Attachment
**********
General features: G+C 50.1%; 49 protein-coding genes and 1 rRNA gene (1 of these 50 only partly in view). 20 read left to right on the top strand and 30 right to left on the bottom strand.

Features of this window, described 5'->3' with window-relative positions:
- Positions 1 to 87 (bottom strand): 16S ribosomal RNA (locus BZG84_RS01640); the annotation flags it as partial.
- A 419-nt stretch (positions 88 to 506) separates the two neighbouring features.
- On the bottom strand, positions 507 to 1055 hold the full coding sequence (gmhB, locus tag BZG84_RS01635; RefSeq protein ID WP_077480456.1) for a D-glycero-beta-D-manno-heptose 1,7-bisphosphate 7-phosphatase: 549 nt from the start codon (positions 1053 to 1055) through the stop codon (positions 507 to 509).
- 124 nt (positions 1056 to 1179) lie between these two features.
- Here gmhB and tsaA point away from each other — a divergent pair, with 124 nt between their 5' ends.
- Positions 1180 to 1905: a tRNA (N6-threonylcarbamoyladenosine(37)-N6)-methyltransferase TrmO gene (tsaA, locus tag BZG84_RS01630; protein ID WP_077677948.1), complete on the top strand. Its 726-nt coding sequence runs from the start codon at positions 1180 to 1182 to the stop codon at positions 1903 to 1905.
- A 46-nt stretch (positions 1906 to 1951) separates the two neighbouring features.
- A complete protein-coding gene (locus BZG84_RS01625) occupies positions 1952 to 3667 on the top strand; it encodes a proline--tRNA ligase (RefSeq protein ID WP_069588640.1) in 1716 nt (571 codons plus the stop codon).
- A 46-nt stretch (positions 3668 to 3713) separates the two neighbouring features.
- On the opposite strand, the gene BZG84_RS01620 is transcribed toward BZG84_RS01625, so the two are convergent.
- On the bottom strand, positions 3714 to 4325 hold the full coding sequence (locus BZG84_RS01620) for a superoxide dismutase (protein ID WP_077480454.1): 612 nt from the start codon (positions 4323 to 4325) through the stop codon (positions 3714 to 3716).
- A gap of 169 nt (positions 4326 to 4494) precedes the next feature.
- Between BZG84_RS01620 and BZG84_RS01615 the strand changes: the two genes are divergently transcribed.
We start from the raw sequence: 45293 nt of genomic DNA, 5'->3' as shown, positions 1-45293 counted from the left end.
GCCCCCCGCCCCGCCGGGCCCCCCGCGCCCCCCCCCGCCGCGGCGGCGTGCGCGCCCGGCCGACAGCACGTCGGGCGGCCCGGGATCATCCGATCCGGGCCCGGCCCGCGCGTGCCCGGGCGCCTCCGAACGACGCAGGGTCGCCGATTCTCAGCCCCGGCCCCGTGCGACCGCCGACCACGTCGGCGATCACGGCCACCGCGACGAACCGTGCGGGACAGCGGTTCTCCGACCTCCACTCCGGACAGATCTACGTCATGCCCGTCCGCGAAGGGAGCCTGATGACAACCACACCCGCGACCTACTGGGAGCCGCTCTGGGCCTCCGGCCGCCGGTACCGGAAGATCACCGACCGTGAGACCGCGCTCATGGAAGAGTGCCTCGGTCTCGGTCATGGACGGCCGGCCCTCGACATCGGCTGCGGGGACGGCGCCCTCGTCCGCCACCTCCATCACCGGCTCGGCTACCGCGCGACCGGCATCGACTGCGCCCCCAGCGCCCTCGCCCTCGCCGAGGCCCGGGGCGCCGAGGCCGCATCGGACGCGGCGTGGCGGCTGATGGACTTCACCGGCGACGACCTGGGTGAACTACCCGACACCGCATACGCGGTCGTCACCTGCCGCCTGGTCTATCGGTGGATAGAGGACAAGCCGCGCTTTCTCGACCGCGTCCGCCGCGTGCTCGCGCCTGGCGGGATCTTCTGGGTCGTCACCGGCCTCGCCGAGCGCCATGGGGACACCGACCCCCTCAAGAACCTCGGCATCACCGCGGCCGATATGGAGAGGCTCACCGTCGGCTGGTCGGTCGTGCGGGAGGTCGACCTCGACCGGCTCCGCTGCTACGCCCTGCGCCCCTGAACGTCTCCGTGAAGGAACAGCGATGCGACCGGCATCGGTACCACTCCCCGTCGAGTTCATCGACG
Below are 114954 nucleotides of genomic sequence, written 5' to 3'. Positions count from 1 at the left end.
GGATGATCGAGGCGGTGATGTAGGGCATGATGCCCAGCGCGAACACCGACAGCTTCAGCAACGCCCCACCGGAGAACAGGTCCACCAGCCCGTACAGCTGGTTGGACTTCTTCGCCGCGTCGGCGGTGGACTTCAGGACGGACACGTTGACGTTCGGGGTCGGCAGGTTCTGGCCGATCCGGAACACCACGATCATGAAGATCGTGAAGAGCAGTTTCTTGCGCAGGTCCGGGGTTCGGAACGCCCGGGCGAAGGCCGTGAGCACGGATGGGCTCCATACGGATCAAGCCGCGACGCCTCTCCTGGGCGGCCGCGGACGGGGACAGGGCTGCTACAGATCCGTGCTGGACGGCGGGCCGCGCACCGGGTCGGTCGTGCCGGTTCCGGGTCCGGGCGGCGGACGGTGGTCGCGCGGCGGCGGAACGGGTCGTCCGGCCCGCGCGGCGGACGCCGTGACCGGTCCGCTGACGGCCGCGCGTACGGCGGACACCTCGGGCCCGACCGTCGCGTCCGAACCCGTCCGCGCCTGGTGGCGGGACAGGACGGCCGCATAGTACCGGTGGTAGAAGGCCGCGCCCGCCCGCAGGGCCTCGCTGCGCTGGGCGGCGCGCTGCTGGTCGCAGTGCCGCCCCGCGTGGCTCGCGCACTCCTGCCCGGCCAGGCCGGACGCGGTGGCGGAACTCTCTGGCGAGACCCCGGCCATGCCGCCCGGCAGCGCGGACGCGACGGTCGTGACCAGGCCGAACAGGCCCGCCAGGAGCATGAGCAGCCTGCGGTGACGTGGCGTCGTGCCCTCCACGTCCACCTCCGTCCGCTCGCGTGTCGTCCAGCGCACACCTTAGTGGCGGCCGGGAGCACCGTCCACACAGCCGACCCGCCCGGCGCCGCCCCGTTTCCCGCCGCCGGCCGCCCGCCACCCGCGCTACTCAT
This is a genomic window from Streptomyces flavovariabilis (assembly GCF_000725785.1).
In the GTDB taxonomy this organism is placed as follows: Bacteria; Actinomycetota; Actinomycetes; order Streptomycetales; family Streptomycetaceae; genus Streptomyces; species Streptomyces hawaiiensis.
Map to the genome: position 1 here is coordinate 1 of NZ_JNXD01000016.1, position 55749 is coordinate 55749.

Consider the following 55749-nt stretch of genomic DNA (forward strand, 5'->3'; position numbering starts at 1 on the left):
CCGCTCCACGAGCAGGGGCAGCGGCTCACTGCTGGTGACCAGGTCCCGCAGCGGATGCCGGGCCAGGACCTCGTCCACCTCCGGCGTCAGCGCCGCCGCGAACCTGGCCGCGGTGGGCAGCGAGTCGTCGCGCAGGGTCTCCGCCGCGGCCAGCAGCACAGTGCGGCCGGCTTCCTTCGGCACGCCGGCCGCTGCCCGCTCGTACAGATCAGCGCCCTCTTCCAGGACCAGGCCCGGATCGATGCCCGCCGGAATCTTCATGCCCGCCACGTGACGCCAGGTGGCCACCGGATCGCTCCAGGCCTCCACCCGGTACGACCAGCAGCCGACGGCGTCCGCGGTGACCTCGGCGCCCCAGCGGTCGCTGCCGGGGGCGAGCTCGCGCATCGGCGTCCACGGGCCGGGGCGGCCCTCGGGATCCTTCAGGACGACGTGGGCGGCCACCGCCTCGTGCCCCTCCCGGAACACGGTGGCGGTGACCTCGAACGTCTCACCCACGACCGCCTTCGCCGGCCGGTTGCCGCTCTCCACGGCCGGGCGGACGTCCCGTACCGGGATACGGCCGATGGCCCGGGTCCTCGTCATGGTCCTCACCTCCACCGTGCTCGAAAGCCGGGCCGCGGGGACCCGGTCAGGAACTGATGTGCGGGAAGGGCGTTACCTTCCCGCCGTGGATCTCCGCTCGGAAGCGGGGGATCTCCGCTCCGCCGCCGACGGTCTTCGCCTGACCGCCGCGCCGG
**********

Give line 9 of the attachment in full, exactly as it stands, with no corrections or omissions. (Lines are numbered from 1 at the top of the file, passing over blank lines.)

- A 46-nt stretch (positions 1906 to 1951) separates the two neighbouring features.